Videos from Soriya

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Without Clean Drinking Water, Village Residents Succumb to Diarrhoea

 
/ August 9, 2017

Village goes without water supply for half a month, residents forced to draw water from nearby BSF camp or consume unsafe pond water. “India got its freedom in 1947, but we have no water even now”, says a visibly angry Ajit Soren, a resident of a West Bengal village. His...

Ordeal of a Blind Mother – Deserted by Husband, Denied pension

 
/ January 27, 2017

Shakinaur Khatun was a happy woman till five years back, living in Malda, West Bengal. She lived with her husband and two young children in her household. But things changed when she slowly lost her eyesight due to an unknown illness. Her husband and in-laws abandoned Shakinaur and the two...

Rural poor forced to pay bribe to get houses under Indra Awas Yojna

 
/ October 10, 2016

A woman is living in distress having paid in advance for a house that she never got, reports Community Correspondent  Suriya Banu who highlights the living conditions of similar families. Twelve families have applied twice for houses under Indra Gandhi Awas Yojna but are still waiting for the security of...

Abysmal road condition leaves a 12-year old boy bed-ridden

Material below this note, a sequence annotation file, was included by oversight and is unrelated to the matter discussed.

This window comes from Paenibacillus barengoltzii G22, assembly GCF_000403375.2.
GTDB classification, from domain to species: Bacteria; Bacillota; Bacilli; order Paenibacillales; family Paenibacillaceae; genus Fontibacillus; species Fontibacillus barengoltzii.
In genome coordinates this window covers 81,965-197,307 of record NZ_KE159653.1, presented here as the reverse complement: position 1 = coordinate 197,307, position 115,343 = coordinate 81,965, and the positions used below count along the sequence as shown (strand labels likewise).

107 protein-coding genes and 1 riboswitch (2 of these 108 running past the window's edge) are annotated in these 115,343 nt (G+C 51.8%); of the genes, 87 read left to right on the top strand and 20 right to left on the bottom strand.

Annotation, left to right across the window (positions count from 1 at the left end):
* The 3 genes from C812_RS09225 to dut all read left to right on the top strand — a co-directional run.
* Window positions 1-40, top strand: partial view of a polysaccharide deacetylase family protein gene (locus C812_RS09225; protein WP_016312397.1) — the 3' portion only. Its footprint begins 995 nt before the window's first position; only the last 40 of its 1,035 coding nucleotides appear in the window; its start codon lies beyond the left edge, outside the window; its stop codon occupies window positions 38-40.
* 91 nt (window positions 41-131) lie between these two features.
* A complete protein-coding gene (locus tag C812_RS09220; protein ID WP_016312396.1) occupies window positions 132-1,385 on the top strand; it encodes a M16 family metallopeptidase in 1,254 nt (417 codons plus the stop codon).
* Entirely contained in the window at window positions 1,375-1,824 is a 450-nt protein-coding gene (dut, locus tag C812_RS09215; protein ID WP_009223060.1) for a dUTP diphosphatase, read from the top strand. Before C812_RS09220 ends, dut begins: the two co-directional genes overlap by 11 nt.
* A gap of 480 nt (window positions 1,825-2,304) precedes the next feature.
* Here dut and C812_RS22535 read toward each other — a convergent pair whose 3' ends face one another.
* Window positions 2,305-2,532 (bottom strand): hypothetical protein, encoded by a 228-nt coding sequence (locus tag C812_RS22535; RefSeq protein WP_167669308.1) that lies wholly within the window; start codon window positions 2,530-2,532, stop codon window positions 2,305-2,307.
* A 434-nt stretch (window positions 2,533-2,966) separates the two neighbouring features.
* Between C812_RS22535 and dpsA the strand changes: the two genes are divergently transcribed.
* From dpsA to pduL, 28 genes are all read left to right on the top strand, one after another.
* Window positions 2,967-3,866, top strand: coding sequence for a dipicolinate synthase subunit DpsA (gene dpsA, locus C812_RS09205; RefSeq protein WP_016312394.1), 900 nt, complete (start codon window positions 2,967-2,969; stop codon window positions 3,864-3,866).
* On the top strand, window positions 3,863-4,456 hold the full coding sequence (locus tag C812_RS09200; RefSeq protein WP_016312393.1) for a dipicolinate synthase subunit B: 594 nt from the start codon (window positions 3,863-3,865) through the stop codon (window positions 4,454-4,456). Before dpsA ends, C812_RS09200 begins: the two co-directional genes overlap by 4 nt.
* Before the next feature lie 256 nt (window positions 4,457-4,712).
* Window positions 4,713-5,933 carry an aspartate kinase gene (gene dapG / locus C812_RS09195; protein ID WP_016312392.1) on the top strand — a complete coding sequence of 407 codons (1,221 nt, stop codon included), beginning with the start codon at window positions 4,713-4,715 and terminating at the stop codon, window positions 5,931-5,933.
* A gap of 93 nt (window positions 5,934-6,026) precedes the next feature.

/ October 4, 2016

Nur Islam, a 12-year old boy from West Bengal is constantly in pain, unable to attend school or play with this friends. But Nur wasn’t always like this. He was a healthy and playful child who loved studying. But a year ago, while crossing the ‘road’ of his village Chaspara...

Beluha river of Malda polluted by nearby paper mills

 
/ July 28, 2016

The 8,000 people of Malda district in West Bengal, have their daily life and local economy disrupted by Behula river’s toxic waters. The lifeline of villages like Jalangi and Molpur, Behula has been dying a slow, poisonous death due to the paper mills at its banks. “The waters are so polluted,...

Corruption under Indra Awas Yojana make life miserable for a daily wage worker

 
/ July 14, 2016

Sheik Hussain was asked to pay a bribe of Rs. 20,000 to be sanctioned money to build a house under Indra Gandhi Awas Yojana. The Indira Gandhi Awas Yojana (IAY) is one of the many programmes of the Ministry of Rural Development in India. IAY deals with the housing issue...

Video Volunteers’ Impact : School gets teacher and headmaster

 
/ May 23, 2016

The provision of teachers is essential for all children, including those from rural India, to ensure that all have access to quality education. To ensure the same, the Right of Children to Free and Compulsory Education (RTE) Act, 2009 has set a pupil-teacher ratio (PTR) of 30:1. However, teaching in...

Only 2 teachers teach 226 students in this school

 
/ March 25, 2016

At Uttardariyapur Primary School in Malda, West Bengal, two teachers, one of them the head master, look after and teach 226 children, varying in age from 6 to 12 years. The school is from Standard I to Standard V. They have to teach bengali, english, maths, environmental sciences….. According to...